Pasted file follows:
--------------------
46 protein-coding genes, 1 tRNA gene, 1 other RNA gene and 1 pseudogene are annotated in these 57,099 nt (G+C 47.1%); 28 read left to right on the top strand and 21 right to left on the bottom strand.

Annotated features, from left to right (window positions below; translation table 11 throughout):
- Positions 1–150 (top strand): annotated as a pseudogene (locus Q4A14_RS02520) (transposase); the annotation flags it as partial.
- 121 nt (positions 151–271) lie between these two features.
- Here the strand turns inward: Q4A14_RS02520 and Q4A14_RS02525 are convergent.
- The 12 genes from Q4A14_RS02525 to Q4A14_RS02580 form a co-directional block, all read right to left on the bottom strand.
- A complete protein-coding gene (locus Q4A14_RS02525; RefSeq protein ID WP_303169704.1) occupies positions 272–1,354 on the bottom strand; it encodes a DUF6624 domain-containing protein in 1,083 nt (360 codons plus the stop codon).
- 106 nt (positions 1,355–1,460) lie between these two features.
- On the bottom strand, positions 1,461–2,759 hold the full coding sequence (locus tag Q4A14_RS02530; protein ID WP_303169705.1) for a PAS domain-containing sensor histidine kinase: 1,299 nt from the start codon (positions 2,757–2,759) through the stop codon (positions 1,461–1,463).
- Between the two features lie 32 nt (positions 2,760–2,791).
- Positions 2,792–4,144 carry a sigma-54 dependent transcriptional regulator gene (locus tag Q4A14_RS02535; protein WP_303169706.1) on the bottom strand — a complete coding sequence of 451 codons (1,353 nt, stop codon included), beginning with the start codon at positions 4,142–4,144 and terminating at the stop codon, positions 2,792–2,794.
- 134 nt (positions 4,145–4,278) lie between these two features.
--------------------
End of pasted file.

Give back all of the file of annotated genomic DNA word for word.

46 protein-coding genes, 1 tRNA gene, 1 other RNA gene and 1 pseudogene are annotated in these 57,099 nt (G+C 47.1%); 28 read left to right on the top strand and 21 right to left on the bottom strand.

Annotated features, from left to right (window positions below; translation table 11 throughout):
- Positions 1–150 (top strand): annotated as a pseudogene (locus Q4A14_RS02520) (transposase); the annotation flags it as partial.
- 121 nt (positions 151–271) lie between these two features.
- Here the strand turns inward: Q4A14_RS02520 and Q4A14_RS02525 are convergent.
- The 12 genes from Q4A14_RS02525 to Q4A14_RS02580 form a co-directional block, all read right to left on the bottom strand.
- A complete protein-coding gene (locus Q4A14_RS02525; RefSeq protein ID WP_303169704.1) occupies positions 272–1,354 on the bottom strand; it encodes a DUF6624 domain-containing protein in 1,083 nt (360 codons plus the stop codon).
- 106 nt (positions 1,355–1,460) lie between these two features.
- On the bottom strand, positions 1,461–2,759 hold the full coding sequence (locus tag Q4A14_RS02530; protein ID WP_303169705.1) for a PAS domain-containing sensor histidine kinase: 1,299 nt from the start codon (positions 2,757–2,759) through the stop codon (positions 1,461–1,463).
- Between the two features lie 32 nt (positions 2,760–2,791).
- Positions 2,792–4,144 carry a sigma-54 dependent transcriptional regulator gene (locus tag Q4A14_RS02535; protein WP_303169706.1) on the bottom strand — a complete coding sequence of 451 codons (1,353 nt, stop codon included), beginning with the start codon at positions 4,142–4,144 and terminating at the stop codon, positions 2,792–2,794.
- 134 nt (positions 4,145–4,278) lie between these two features.